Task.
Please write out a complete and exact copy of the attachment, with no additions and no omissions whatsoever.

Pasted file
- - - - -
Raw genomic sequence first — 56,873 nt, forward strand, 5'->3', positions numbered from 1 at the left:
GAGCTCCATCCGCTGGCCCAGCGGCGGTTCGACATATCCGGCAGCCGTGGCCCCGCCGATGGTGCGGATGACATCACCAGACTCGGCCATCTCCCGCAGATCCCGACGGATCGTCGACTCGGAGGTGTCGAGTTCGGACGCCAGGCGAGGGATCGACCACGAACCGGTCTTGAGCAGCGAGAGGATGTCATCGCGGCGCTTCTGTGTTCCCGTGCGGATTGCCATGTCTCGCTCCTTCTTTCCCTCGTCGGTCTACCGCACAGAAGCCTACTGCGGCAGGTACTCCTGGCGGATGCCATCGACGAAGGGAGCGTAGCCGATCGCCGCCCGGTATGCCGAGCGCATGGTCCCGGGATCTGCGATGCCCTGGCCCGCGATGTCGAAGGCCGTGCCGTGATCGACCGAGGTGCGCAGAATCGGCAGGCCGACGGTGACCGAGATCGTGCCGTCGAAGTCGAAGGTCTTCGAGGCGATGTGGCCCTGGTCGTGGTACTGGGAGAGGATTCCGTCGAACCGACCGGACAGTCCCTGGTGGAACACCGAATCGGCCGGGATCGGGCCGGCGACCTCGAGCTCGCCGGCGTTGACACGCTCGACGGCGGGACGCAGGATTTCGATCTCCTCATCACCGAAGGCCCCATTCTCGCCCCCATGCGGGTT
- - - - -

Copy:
Raw genomic sequence first — 56,873 nt, forward strand, 5'->3', positions numbered from 1 at the left:
GAGCTCCATCCGCTGGCCCAGCGGCGGTTCGACATATCCGGCAGCCGTGGCCCCGCCGATGGTGCGGATGACATCACCAGACTCGGCCATCTCCCGCAGATCCCGACGGATCGTCGACTCGGAGGTGTCGAGTTCGGACGCCAGGCGAGGGATCGACCACGAACCGGTCTTGAGCAGCGAGAGGATGTCATCGCGGCGCTTCTGTGTTCCCGTGCGGATTGCCATGTCTCGCTCCTTCTTTCCCTCGTCGGTCTACCGCACAGAAGCCTACTGCGGCAGGTACTCCTGGCGGATGCCATCGACGAAGGGAGCGTAGCCGATCGCCGCCCGGTATGCCGAGCGCATGGTCCCGGGATCTGCGATGCCCTGGCCCGCGATGTCGAAGGCCGTGCCGTGATCGACCGAGGTGCGCAGAATCGGCAGGCCGACGGTGACCGAGATCGTGCCGTCGAAGTCGAAGGTCTTCGAGGCGATGTGGCCCTGGTCGTGGTACTGGGAGAGGATTCCGTCGAACCGACCGGACAGTCCCTGGTGGAACACCGAATCGGCCGGGATCGGGCCGGCGACCTCGAGCTCGCCGGCGTTGACACGCTCGACGGCGGGACGCAGGATTTCGATCTCCTCATCACCGAAGGCCCCATTCTCGCCCCCATGCGGGTT